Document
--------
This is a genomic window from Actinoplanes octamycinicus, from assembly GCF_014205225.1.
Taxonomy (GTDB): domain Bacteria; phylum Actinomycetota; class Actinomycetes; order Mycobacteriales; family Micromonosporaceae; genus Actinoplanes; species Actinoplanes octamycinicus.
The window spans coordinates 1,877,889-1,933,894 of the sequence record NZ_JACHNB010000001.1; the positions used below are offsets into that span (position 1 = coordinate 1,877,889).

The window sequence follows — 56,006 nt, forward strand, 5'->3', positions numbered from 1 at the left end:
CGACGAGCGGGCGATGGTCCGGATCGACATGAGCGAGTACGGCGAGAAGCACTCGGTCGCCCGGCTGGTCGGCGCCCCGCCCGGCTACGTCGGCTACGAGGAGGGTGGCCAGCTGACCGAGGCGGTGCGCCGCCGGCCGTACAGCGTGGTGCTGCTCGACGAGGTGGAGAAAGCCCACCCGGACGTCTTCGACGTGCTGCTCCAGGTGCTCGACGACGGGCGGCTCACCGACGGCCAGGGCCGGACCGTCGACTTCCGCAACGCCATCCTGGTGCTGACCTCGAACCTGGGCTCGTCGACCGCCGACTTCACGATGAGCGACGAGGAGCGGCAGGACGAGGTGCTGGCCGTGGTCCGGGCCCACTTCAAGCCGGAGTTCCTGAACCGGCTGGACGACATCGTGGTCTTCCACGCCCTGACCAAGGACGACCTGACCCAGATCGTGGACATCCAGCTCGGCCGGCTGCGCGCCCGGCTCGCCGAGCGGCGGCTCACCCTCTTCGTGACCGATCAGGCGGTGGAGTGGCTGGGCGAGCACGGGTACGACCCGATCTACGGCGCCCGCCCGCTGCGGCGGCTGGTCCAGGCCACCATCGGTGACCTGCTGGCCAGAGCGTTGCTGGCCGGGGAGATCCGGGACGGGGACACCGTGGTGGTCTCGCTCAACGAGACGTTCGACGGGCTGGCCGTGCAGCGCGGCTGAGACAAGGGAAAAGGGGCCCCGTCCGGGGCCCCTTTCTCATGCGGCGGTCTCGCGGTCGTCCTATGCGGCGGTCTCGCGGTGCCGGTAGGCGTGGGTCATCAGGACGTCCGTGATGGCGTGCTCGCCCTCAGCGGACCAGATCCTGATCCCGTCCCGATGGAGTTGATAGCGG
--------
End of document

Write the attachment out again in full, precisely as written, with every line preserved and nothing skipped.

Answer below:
This is a genomic window from Actinoplanes octamycinicus, from assembly GCF_014205225.1.
Taxonomy (GTDB): domain Bacteria; phylum Actinomycetota; class Actinomycetes; order Mycobacteriales; family Micromonosporaceae; genus Actinoplanes; species Actinoplanes octamycinicus.
The window spans coordinates 1,877,889-1,933,894 of the sequence record NZ_JACHNB010000001.1; the positions used below are offsets into that span (position 1 = coordinate 1,877,889).

The window sequence follows — 56,006 nt, forward strand, 5'->3', positions numbered from 1 at the left end:
CGACGAGCGGGCGATGGTCCGGATCGACATGAGCGAGTACGGCGAGAAGCACTCGGTCGCCCGGCTGGTCGGCGCCCCGCCCGGCTACGTCGGCTACGAGGAGGGTGGCCAGCTGACCGAGGCGGTGCGCCGCCGGCCGTACAGCGTGGTGCTGCTCGACGAGGTGGAGAAAGCCCACCCGGACGTCTTCGACGTGCTGCTCCAGGTGCTCGACGACGGGCGGCTCACCGACGGCCAGGGCCGGACCGTCGACTTCCGCAACGCCATCCTGGTGCTGACCTCGAACCTGGGCTCGTCGACCGCCGACTTCACGATGAGCGACGAGGAGCGGCAGGACGAGGTGCTGGCCGTGGTCCGGGCCCACTTCAAGCCGGAGTTCCTGAACCGGCTGGACGACATCGTGGTCTTCCACGCCCTGACCAAGGACGACCTGACCCAGATCGTGGACATCCAGCTCGGCCGGCTGCGCGCCCGGCTCGCCGAGCGGCGGCTCACCCTCTTCGTGACCGATCAGGCGGTGGAGTGGCTGGGCGAGCACGGGTACGACCCGATCTACGGCGCCCGCCCGCTGCGGCGGCTGGTCCAGGCCACCATCGGTGACCTGCTGGCCAGAGCGTTGCTGGCCGGGGAGATCCGGGACGGGGACACCGTGGTGGTCTCGCTCAACGAGACGTTCGACGGGCTGGCCGTGCAGCGCGGCTGAGACAAGGGAAAAGGGGCCCCGTCCGGGGCCCCTTTCTCATGCGGCGGTCTCGCGGTCGTCCTATGCGGCGGTCTCGCGGTGCCGGTAGGCGTGGGTCATCAGGACGTCCGTGATGGCGTGCTCGCCCTCAGCGGACCAGATCCTGATCCCGTCCCGATGGAGTTGATAGCGG